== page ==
This is one of my favorite stories. After telling it numerous times over the years it became a humorous tale of a fool and hero who compromised and saved his own life. Putting it down on paper and paying attention to detail placed me into the heart of the memory, into the moment. I had forgotten how traumatic this experience truly was. It also brought back my state of mind during this period of my life. I was at that stage when you’re expected to choose what it is you want to do for the rest of your life. I did not know, and the pressure of this seemed overwhelming. And first love had recently come and gone like a big bang implosion that rocked me to my very core. It’s so easy for a man (boy) to tuck his heart away because the pain is too much to contain.
My name is Roy Lamont High, though I’ve mostly been called Monte since I was a baby. I was born on August 2, 1963. I was born in Cambridge, Nebraska, because Indianola didn’t have a hospital. Mom and Dad were married four years earlier – Mom was 16, Dad 21. Mom finished her final year of high school after they were married. 2 ½ years after I was born my brother Kyle followed. (14 years after that my brother Anthony came along – an unexpected blessing!) The family moved from Indianola to Pierre, South Dakota, when I was three years old, when Dad got a job working for the Bureau of Reclamation. We moved – a lot – whenever a project finished up or Dad got a promotion. Very small towns (under 1000 population) in Nebraska, South Dakota and North Dakota – Indianola, O’Neill, Pierre, Harvey, Fessenden, Underwood – and then slightly larger small towns of Sioux Falls, SD, Yuma, Arizona and finally to Cortez, Colorado for my senior year of high school.
I practically came out of the womb playing sports. I reveled in sport – the immediacy brought me wholly into the present moment. (Mom gifted me the love of dance, but dancing was not valued in the world of boys. Dancing was a secret love.) I played mostly football, basketball and baseball, yet also track and golf and swimming – I loved the water. Dad coached our Little League teams. When it was time for dinner Mom would often find my brother Kyle and I running around with a bunch of boys chasing a ball, in the backyard, or on the driveway, or a vacant lot or the middle of the street. We roamed the outskirts of town with our BB guns and I particularly liked swimming (and jumping off the bridge) in the canal where we were forbidden to swim because it was too dangerous.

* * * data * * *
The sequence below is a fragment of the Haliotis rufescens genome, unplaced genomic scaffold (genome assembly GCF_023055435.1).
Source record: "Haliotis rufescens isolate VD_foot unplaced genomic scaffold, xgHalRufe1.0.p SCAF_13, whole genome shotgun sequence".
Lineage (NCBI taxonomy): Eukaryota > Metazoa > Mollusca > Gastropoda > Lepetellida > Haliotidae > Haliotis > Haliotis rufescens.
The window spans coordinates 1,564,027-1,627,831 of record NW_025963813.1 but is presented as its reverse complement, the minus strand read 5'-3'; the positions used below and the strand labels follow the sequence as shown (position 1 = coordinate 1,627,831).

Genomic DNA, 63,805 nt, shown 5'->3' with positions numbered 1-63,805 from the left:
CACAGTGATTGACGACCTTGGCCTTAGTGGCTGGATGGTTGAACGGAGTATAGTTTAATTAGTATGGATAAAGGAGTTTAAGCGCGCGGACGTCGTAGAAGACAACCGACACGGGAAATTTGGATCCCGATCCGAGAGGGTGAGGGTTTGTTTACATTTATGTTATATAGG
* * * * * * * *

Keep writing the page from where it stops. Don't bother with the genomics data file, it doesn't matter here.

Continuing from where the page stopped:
This question was put to me several years back: if you had a time machine that could take you back to October 10, 1983 – to that day when you were driving down a small winding highway between Dolores and Cortez, would you put on your blinker and pull your little Audi Fox sports car over to the side of the road before that last fateful curve in the road? My answer is no, I would not. Unless I could keep all of the knowledge and “selfness” that I gained from the experience. I am who I am and I am a beautiful man. Yes I am.
I was driving at dusk when five horses ran out onto the highway in front of me. Two of the horses collided with my vehicle, collapsing the roof down on top of me – trapping me within. It would take chainsaws to cut and a big winch called the “jaws of life” to pry me out. But I was paralyzed from the neck down, without bodily sensation or movement – trapped within, without a special machine to get me out. The paramedics carried me to the ambulance on a gurney.
I could give you all of the unnerving details, but today the story is requesting to be told more purely through poetry. The horses, escaped from captivity, unfenced, running wild and free. Exhilarated, stretched out and running headlong into the great pasture in the sky. The Jaws of Life reach down to spare my life. The celestial pallbearers lift me up and carry me down the road to meet the Teacher, on a sacred path of rebirth.
The Teacher encourages me to seek truth. The Teacher encourages me to feel pain. Be still. Be still and know that I am God. Take a journey within. Adventure inward, open your heart and discover what you need, what you need, what you need to be happy. And don’t allow your wanting to get in the way.
I am a beautiful man. I have a beautiful wife – my lover and besty life companion, wonder woman Elizabeth. I have the nourishing UUCGV community and all of my wonderfully peculiar friends. I have the wonder of the world – a sense of wonder. I am happy, and I am living a beautiful life.
My life flows on... in endless song...
PS – I was planning on revealing that the end to all of the previous newsletter articles – “Life goes on... in endless song...” – is referring to hymn number 108 in the gray hymnal. After looking up the hymn I discovered that I’ve been printing it wrong all this time. It is not “life goes on; it is life flows on. My regret runs deeper than the simple mistake because “flows” fits my theme much better than “goes”. My favorite line of verse from the hymn “My Life Flows on in Endless Song” is “through the tumult and the strife, I hear the music ringing”. Yes indeed my friends, “how can I keep from singing”?
Roy Lamont High, the Earl of Monte